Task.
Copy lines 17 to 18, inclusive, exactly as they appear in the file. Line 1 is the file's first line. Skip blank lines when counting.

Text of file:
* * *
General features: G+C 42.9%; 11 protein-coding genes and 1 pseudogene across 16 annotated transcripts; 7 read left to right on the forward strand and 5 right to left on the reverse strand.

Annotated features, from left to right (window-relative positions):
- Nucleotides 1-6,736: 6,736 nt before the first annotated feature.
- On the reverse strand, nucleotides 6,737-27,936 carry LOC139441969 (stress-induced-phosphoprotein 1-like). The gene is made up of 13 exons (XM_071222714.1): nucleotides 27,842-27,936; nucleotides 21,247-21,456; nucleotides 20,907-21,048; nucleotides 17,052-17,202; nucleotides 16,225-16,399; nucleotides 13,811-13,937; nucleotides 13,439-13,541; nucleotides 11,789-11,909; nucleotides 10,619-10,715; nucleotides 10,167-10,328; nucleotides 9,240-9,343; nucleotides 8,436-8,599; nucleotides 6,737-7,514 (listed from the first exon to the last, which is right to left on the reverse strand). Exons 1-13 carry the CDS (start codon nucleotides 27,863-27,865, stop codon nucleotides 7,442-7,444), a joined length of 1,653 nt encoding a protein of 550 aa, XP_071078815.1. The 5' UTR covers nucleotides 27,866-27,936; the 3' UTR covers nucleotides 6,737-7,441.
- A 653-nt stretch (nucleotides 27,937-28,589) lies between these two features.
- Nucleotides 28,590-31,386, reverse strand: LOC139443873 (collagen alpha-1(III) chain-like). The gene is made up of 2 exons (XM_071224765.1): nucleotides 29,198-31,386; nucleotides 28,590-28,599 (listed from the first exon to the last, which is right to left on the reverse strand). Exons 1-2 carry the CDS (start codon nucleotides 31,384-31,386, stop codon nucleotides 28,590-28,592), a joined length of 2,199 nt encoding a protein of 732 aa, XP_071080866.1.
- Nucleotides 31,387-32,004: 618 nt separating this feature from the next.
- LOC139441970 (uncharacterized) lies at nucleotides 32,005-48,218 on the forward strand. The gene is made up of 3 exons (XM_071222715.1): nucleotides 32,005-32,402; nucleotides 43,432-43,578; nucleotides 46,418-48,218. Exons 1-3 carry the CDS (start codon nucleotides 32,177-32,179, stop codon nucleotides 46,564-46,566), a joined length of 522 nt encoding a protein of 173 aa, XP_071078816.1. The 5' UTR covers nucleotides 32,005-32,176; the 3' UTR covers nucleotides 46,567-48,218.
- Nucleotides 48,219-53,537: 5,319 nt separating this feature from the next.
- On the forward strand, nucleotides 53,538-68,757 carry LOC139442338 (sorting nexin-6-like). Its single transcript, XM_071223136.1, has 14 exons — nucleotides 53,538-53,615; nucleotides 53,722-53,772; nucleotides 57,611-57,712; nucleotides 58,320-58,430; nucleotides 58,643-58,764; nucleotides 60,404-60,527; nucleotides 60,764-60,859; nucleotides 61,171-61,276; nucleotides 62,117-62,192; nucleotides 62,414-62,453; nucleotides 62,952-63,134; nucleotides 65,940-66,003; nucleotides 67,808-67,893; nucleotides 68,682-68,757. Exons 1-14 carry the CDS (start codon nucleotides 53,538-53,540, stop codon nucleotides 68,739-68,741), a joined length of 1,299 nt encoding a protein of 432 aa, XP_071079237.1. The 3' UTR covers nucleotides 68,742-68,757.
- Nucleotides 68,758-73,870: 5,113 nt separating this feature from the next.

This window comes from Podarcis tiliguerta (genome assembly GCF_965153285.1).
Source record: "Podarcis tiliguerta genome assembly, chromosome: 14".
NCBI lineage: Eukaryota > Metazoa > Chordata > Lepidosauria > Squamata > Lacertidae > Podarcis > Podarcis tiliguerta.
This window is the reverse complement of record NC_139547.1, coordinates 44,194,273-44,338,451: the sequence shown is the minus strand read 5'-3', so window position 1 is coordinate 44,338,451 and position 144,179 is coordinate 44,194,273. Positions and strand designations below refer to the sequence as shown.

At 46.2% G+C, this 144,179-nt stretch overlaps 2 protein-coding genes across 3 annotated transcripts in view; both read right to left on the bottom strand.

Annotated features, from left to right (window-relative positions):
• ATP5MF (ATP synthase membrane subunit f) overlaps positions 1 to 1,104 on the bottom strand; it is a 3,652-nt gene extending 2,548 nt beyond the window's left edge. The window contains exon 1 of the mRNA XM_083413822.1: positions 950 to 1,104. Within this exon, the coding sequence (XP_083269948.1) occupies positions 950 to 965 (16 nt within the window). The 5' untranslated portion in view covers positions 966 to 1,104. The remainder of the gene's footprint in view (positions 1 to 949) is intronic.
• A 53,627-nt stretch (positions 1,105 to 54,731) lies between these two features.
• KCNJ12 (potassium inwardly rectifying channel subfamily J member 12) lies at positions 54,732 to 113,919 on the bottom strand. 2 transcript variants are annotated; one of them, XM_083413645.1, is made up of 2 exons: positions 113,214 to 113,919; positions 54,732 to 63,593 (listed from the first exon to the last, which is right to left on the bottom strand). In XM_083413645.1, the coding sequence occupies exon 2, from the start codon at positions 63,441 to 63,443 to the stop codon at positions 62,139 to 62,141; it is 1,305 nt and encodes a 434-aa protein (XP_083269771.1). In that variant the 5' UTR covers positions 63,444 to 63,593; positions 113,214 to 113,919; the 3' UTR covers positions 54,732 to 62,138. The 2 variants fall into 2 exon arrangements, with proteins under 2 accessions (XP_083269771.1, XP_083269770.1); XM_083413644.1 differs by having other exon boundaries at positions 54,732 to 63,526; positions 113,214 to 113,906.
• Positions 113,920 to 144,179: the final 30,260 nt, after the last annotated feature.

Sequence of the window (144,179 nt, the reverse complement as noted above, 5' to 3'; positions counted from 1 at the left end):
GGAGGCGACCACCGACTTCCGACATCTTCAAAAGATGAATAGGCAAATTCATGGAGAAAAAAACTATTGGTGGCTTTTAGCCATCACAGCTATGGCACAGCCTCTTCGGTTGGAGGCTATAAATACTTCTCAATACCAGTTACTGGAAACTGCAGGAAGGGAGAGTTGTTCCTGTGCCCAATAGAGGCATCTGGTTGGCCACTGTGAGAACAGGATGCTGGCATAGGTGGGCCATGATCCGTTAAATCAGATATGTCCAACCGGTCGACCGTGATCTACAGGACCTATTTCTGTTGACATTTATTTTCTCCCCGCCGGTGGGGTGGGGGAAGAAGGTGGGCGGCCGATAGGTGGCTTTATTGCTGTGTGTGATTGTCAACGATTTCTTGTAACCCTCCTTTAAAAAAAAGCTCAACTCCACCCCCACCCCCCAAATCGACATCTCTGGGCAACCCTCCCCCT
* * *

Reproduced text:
Annotated features, from left to right (window-relative positions):
• ATP5MF (ATP synthase membrane subunit f) overlaps positions 1 to 1,104 on the bottom strand; it is a 3,652-nt gene extending 2,548 nt beyond the window's left edge. The window contains exon 1 of the mRNA XM_083413822.1: positions 950 to 1,104. Within this exon, the coding sequence (XP_083269948.1) occupies positions 950 to 965 (16 nt within the window). The 5' untranslated portion in view covers positions 966 to 1,104. The remainder of the gene's footprint in view (positions 1 to 949) is intronic.